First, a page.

Volunteering Leave RIP?

When an employee is dismissed they face a decision whether they should appeal against their dismissal using internal appeal mechanisms or apply directly to an Employment Tribunal.

Back in April 2015, whilst in full electioneering mode, the Conservative Party made a commitment that if elected they would introduce a right for all public sector and all employees of companies employing at least 250 employees to have three days paid leave to complete volunteering.

Interestingly, despite not being an especially thought out proposal the Conservatives were explicit that any union member who wanted to volunteer to their trade union, the biggest membership organisations in the UK, would be expressly excluded from this right to paid leave.

This was not just a vague aspiration but was given a central place in the Conservative’s manifesto (see page 45). Keen observers, like HR Bullet’s Craig Gordon, noticed that fresh from the election there was a silence about the commitment in the Queen’s Speech which is arguably inconsistent with a firm commitment to deliver this new right.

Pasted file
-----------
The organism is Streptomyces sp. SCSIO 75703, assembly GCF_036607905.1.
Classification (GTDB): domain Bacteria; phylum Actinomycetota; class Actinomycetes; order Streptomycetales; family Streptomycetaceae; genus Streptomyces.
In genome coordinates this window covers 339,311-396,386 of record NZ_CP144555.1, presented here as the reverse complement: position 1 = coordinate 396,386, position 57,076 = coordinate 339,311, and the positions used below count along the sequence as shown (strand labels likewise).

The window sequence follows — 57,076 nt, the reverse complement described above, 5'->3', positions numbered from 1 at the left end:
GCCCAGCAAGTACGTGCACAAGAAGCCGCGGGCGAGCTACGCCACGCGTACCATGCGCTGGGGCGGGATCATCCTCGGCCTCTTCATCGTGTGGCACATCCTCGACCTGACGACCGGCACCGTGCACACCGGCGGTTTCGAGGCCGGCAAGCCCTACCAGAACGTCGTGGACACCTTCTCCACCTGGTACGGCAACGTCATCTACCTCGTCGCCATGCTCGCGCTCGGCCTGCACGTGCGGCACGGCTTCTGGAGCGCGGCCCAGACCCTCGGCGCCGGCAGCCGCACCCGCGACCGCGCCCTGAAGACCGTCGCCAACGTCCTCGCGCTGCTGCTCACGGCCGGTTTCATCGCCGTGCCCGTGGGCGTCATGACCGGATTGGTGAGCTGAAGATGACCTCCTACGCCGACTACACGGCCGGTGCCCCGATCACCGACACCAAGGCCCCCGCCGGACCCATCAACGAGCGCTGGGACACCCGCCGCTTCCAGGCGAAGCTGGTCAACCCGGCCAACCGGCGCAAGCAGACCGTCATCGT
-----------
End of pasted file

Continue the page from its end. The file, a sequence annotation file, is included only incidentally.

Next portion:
The Financial Times has also picked up on the complete absence of any intent within the Tory party to deliver on its commitment in the first legislative session of Parliament. The FT report last month indicated that its sources indicate that within two months of trumpeting the idea the government had already performed its first U-turn and dropped it:

You are right in thinking they are going to forget about that one,” said the government figure. “It has not been mentioned [since the election] and there are no plans in the pipeline for a consultation.

Of course, the explicit exclusion of any trade union activities (which could include helping learners develop new skills, helping navigate the benefit system, running a credit union etc) was a cynical ploy. Nevertheless, any moves to encourage voluntary action is still surely a social good so we should regret the hasty way the project appears to have been dropped after voters have placed their votes – I would hope that the political cynicism of the trade union exclusion does not mean trade unions themselves do not continue to lobby the government to make good on its commitment to the public.

Adivihalli v Export Credits Guarantee Department [1998] UKEAT 917_97_2703

Advertisements